Please join us for the exit seminar of our MS student, Beant Kapoor, on July 6th, Monday at 10:00 am using the link below. His research project focusses on the characterization of the microbiome of flowering dogwood trees following a prescribed burn treatment.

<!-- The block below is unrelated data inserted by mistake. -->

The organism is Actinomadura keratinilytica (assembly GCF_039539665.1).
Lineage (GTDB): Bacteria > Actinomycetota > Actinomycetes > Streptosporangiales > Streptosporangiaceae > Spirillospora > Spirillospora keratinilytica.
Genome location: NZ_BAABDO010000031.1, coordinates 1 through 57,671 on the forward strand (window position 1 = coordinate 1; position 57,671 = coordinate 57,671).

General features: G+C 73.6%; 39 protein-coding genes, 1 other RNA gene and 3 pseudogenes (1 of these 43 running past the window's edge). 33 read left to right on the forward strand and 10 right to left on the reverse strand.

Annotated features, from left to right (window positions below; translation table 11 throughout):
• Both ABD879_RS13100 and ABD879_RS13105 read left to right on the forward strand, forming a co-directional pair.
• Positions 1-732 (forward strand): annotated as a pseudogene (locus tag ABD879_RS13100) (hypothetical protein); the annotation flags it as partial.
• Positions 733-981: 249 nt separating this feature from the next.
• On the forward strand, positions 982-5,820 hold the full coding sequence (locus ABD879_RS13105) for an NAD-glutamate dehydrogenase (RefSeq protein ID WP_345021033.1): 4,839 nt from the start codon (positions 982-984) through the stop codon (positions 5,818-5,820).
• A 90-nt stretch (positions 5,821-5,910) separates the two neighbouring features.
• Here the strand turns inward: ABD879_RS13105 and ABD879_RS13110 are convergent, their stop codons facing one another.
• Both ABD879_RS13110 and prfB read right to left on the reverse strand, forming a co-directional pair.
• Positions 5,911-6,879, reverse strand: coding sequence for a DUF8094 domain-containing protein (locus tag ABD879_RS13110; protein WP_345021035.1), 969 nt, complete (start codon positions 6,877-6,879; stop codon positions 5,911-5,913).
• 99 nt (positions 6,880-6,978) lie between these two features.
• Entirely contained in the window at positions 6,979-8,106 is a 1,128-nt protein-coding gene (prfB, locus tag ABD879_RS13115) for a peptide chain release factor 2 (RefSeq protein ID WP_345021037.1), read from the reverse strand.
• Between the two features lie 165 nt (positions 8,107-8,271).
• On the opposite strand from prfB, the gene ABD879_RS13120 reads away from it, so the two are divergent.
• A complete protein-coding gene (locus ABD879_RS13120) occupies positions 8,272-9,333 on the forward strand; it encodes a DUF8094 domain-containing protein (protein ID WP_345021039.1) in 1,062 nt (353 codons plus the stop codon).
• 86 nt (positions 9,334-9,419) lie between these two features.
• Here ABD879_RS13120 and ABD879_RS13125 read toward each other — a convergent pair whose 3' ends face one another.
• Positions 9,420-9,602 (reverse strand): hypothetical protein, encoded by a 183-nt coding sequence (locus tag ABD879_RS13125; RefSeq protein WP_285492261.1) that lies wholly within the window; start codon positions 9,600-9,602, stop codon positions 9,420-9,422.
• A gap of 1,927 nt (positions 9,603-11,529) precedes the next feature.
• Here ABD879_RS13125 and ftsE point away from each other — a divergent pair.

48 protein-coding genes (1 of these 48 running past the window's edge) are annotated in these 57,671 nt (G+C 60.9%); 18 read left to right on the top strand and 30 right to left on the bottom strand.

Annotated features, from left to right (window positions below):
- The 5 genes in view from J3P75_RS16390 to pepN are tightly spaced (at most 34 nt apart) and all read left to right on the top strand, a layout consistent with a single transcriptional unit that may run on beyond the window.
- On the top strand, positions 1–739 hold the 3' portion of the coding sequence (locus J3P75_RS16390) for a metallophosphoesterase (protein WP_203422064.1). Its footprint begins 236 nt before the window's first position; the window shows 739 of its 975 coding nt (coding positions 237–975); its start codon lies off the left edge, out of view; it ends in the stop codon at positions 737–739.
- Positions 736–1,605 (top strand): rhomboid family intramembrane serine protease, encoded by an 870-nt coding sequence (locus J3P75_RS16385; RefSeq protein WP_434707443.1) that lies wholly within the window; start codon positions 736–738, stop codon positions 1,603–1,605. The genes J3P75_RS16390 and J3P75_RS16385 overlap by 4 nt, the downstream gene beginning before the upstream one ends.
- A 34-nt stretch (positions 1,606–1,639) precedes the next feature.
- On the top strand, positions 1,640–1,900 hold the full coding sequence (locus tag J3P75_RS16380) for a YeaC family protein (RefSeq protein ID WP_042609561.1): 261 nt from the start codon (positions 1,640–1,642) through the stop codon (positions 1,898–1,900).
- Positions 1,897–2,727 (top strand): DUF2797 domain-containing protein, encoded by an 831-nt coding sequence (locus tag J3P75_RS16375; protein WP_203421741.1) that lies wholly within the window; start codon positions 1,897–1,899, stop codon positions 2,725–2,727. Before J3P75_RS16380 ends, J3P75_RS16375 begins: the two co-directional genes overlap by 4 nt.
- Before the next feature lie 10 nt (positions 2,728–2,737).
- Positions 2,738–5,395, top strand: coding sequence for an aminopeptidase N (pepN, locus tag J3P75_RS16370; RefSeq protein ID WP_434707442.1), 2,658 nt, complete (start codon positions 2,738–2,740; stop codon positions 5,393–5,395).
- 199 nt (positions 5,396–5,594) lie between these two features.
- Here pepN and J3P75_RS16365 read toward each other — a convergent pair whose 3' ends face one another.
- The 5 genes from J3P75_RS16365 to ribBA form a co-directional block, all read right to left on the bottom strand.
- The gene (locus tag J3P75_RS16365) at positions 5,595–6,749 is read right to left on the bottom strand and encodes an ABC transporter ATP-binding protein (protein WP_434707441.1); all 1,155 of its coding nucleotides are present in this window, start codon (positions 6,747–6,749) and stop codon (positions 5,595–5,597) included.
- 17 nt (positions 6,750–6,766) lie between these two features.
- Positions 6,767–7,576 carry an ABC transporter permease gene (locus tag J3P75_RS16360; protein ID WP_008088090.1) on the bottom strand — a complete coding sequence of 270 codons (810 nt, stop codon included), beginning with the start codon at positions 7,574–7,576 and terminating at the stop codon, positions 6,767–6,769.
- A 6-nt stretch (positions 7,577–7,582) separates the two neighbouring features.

Prescribed fire is a critical management tool that influences forest physical structure and biological composition in the southeastern United States. Management via prescribed burning reduces fuel accumulation and the probability of wildfire, recycles nutrients to soil, and minimizes the spread of insect pests and diseases. How prescribed fire can affect the microbiome of regionally nativeCornus florida, which is economically and ecologically valued, is not well understood. The objective of this study was to evaluate shifts in fungal and bacterial communities ofC. floridain five different habitats that occur following a prescribed fire event. Bacterial and fungal communities across five niches from 20C. floridatrees were characterized using 16S and ITS2 rRNA gene analyses. Our results indicate that prescribed burn had variable effects on bacterial and fungal species richness or diversity of different niches as these niches are located at different proximities in respect to the burn treatment. However, these metrics did differ significantly between 2018 and 2019 suggesting that the effects of prescribed fire on the phytobiome are short-lived inC. floridatrees. The relative abundance of ectomycorrhizal species decreased while that of saprotrophic fungi increased in roots niche following prescribed burn event. Further studies will be required to determine if this would have any consequences on the stability of mycorrhizal symbioses inC. floridatrees.